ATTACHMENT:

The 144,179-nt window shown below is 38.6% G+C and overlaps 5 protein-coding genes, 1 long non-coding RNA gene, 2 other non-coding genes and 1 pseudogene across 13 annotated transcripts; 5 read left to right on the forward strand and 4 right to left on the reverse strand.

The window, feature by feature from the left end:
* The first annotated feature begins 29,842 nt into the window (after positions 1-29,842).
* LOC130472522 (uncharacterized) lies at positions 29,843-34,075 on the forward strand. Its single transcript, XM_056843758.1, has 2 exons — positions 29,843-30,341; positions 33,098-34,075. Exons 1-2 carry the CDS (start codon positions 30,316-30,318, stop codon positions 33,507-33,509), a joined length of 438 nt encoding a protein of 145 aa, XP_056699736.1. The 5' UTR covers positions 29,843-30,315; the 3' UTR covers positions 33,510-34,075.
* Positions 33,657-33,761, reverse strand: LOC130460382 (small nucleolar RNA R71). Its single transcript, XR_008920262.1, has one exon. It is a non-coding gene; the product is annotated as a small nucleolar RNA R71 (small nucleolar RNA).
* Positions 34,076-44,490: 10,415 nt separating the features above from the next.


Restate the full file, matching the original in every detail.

The 144,179-nt window shown below is 38.6% G+C and overlaps 5 protein-coding genes, 1 long non-coding RNA gene, 2 other non-coding genes and 1 pseudogene across 13 annotated transcripts; 5 read left to right on the forward strand and 4 right to left on the reverse strand.

The window, feature by feature from the left end:
* The first annotated feature begins 29,842 nt into the window (after positions 1-29,842).
* LOC130472522 (uncharacterized) lies at positions 29,843-34,075 on the forward strand. Its single transcript, XM_056843758.1, has 2 exons — positions 29,843-30,341; positions 33,098-34,075. Exons 1-2 carry the CDS (start codon positions 30,316-30,318, stop codon positions 33,507-33,509), a joined length of 438 nt encoding a protein of 145 aa, XP_056699736.1. The 5' UTR covers positions 29,843-30,315; the 3' UTR covers positions 33,510-34,075.
* Positions 33,657-33,761, reverse strand: LOC130460382 (small nucleolar RNA R71). Its single transcript, XR_008920262.1, has one exon. It is a non-coding gene; the product is annotated as a small nucleolar RNA R71 (small nucleolar RNA).
* Positions 34,076-44,490: 10,415 nt separating the features above from the next.